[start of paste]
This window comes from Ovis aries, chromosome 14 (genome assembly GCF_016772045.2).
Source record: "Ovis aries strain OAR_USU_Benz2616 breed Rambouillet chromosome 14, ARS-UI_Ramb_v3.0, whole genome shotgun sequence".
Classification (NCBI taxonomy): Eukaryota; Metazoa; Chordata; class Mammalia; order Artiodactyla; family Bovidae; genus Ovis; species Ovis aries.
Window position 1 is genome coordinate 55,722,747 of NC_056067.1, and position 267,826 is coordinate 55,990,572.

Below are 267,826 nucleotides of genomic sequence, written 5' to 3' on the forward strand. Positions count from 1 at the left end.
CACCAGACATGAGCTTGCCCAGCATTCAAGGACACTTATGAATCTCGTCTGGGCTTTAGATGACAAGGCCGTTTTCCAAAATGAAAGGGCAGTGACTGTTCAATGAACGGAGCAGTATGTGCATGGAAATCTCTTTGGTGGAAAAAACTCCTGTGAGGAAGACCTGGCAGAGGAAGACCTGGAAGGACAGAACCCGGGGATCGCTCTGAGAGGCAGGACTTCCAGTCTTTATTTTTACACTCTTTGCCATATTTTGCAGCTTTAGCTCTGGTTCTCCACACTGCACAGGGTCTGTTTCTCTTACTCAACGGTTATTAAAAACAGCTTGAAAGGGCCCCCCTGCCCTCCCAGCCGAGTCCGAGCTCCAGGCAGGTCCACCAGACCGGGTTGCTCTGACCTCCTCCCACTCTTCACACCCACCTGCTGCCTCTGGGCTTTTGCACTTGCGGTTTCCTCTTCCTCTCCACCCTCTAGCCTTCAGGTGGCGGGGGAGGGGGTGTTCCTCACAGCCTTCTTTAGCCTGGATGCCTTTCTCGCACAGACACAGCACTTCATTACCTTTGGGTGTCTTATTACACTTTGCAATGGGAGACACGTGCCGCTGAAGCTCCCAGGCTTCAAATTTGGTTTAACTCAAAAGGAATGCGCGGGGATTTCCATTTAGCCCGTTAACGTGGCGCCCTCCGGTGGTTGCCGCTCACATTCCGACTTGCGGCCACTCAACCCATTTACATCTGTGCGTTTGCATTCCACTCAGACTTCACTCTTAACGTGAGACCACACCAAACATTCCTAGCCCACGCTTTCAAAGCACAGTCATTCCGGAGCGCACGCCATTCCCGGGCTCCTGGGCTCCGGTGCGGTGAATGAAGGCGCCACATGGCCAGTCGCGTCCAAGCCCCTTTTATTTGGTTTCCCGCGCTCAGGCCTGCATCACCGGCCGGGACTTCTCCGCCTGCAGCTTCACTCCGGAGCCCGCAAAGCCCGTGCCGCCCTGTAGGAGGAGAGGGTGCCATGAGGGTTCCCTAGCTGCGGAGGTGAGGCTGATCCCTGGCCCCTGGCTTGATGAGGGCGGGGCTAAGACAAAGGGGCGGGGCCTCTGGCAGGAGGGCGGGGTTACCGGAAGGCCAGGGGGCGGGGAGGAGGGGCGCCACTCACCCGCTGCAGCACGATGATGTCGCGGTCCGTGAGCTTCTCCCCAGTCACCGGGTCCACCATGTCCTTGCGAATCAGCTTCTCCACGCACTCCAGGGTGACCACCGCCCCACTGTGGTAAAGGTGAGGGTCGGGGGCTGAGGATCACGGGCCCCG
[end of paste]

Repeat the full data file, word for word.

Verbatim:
This window comes from Ovis aries, chromosome 14 (genome assembly GCF_016772045.2).
Source record: "Ovis aries strain OAR_USU_Benz2616 breed Rambouillet chromosome 14, ARS-UI_Ramb_v3.0, whole genome shotgun sequence".
Classification (NCBI taxonomy): Eukaryota; Metazoa; Chordata; class Mammalia; order Artiodactyla; family Bovidae; genus Ovis; species Ovis aries.
Window position 1 is genome coordinate 55,722,747 of NC_056067.1, and position 267,826 is coordinate 55,990,572.

Below are 267,826 nucleotides of genomic sequence, written 5' to 3' on the forward strand. Positions count from 1 at the left end.
CACCAGACATGAGCTTGCCCAGCATTCAAGGACACTTATGAATCTCGTCTGGGCTTTAGATGACAAGGCCGTTTTCCAAAATGAAAGGGCAGTGACTGTTCAATGAACGGAGCAGTATGTGCATGGAAATCTCTTTGGTGGAAAAAACTCCTGTGAGGAAGACCTGGCAGAGGAAGACCTGGAAGGACAGAACCCGGGGATCGCTCTGAGAGGCAGGACTTCCAGTCTTTATTTTTACACTCTTTGCCATATTTTGCAGCTTTAGCTCTGGTTCTCCACACTGCACAGGGTCTGTTTCTCTTACTCAACGGTTATTAAAAACAGCTTGAAAGGGCCCCCCTGCCCTCCCAGCCGAGTCCGAGCTCCAGGCAGGTCCACCAGACCGGGTTGCTCTGACCTCCTCCCACTCTTCACACCCACCTGCTGCCTCTGGGCTTTTGCACTTGCGGTTTCCTCTTCCTCTCCACCCTCTAGCCTTCAGGTGGCGGGGGAGGGGGTGTTCCTCACAGCCTTCTTTAGCCTGGATGCCTTTCTCGCACAGACACAGCACTTCATTACCTTTGGGTGTCTTATTACACTTTGCAATGGGAGACACGTGCCGCTGAAGCTCCCAGGCTTCAAATTTGGTTTAACTCAAAAGGAATGCGCGGGGATTTCCATTTAGCCCGTTAACGTGGCGCCCTCCGGTGGTTGCCGCTCACATTCCGACTTGCGGCCACTCAACCCATTTACATCTGTGCGTTTGCATTCCACTCAGACTTCACTCTTAACGTGAGACCACACCAAACATTCCTAGCCCACGCTTTCAAAGCACAGTCATTCCGGAGCGCACGCCATTCCCGGGCTCCTGGGCTCCGGTGCGGTGAATGAAGGCGCCACATGGCCAGTCGCGTCCAAGCCCCTTTTATTTGGTTTCCCGCGCTCAGGCCTGCATCACCGGCCGGGACTTCTCCGCCTGCAGCTTCACTCCGGAGCCCGCAAAGCCCGTGCCGCCCTGTAGGAGGAGAGGGTGCCATGAGGGTTCCCTAGCTGCGGAGGTGAGGCTGATCCCTGGCCCCTGGCTTGATGAGGGCGGGGCTAAGACAAAGGGGCGGGGCCTCTGGCAGGAGGGCGGGGTTACCGGAAGGCCAGGGGGCGGGGAGGAGGGGCGCCACTCACCCGCTGCAGCACGATGATGTCGCGGTCCGTGAGCTTCTCCCCAGTCACCGGGTCCACCATGTCCTTGCGAATCAGCTTCTCCACGCACTCCAGGGTGACCACCGCCCCACTGTGGTAAAGGTGAGGGTCGGGGGCTGAGGATCACGGGCCCCG